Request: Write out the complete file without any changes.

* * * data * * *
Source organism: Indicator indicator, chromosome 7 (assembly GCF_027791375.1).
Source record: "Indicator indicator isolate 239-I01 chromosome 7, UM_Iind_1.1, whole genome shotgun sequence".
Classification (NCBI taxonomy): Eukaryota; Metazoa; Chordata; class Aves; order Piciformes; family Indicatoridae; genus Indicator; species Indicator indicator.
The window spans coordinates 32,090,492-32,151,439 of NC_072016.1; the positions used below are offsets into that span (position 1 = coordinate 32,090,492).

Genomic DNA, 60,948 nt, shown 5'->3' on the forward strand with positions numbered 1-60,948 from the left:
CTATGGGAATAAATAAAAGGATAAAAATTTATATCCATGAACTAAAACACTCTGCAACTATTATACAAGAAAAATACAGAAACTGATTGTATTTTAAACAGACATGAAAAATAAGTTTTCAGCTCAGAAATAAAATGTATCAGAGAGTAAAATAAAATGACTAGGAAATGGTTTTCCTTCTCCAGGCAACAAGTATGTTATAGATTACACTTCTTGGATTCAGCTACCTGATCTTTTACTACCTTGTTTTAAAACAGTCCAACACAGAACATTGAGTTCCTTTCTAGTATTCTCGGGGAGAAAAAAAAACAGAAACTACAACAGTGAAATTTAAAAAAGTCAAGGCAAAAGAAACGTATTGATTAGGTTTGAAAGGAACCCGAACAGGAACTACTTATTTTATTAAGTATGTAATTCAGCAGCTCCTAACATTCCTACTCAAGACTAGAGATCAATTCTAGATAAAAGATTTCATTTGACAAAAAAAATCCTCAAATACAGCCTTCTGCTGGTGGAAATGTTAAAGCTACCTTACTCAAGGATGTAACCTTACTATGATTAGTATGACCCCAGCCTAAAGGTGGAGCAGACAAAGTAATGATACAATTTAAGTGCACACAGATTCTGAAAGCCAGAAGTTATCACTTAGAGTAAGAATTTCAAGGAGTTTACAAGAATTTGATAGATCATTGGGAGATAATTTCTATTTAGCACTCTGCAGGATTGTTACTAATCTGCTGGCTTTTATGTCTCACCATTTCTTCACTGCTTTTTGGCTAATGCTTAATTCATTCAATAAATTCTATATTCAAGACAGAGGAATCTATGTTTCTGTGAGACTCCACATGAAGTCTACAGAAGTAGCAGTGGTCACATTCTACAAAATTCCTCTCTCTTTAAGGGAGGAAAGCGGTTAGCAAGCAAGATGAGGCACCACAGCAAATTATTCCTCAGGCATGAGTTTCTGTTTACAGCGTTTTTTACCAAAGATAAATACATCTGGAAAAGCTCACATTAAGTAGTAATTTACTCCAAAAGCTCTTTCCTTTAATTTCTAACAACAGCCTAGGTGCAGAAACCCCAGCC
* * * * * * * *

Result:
Source organism: Indicator indicator, chromosome 7 (assembly GCF_027791375.1).
Source record: "Indicator indicator isolate 239-I01 chromosome 7, UM_Iind_1.1, whole genome shotgun sequence".
Classification (NCBI taxonomy): Eukaryota; Metazoa; Chordata; class Aves; order Piciformes; family Indicatoridae; genus Indicator; species Indicator indicator.
The window spans coordinates 32,090,492-32,151,439 of NC_072016.1; the positions used below are offsets into that span (position 1 = coordinate 32,090,492).

Genomic DNA, 60,948 nt, shown 5'->3' on the forward strand with positions numbered 1-60,948 from the left:
CTATGGGAATAAATAAAAGGATAAAAATTTATATCCATGAACTAAAACACTCTGCAACTATTATACAAGAAAAATACAGAAACTGATTGTATTTTAAACAGACATGAAAAATAAGTTTTCAGCTCAGAAATAAAATGTATCAGAGAGTAAAATAAAATGACTAGGAAATGGTTTTCCTTCTCCAGGCAACAAGTATGTTATAGATTACACTTCTTGGATTCAGCTACCTGATCTTTTACTACCTTGTTTTAAAACAGTCCAACACAGAACATTGAGTTCCTTTCTAGTATTCTCGGGGAGAAAAAAAAACAGAAACTACAACAGTGAAATTTAAAAAAGTCAAGGCAAAAGAAACGTATTGATTAGGTTTGAAAGGAACCCGAACAGGAACTACTTATTTTATTAAGTATGTAATTCAGCAGCTCCTAACATTCCTACTCAAGACTAGAGATCAATTCTAGATAAAAGATTTCATTTGACAAAAAAAATCCTCAAATACAGCCTTCTGCTGGTGGAAATGTTAAAGCTACCTTACTCAAGGATGTAACCTTACTATGATTAGTATGACCCCAGCCTAAAGGTGGAGCAGACAAAGTAATGATACAATTTAAGTGCACACAGATTCTGAAAGCCAGAAGTTATCACTTAGAGTAAGAATTTCAAGGAGTTTACAAGAATTTGATAGATCATTGGGAGATAATTTCTATTTAGCACTCTGCAGGATTGTTACTAATCTGCTGGCTTTTATGTCTCACCATTTCTTCACTGCTTTTTGGCTAATGCTTAATTCATTCAATAAATTCTATATTCAAGACAGAGGAATCTATGTTTCTGTGAGACTCCACATGAAGTCTACAGAAGTAGCAGTGGTCACATTCTACAAAATTCCTCTCTCTTTAAGGGAGGAAAGCGGTTAGCAAGCAAGATGAGGCACCACAGCAAATTATTCCTCAGGCATGAGTTTCTGTTTACAGCGTTTTTTACCAAAGATAAATACATCTGGAAAAGCTCACATTAAGTAGTAATTTACTCCAAAAGCTCTTTCCTTTAATTTCTAACAACAGCCTAGGTGCAGAAACCCCAGCC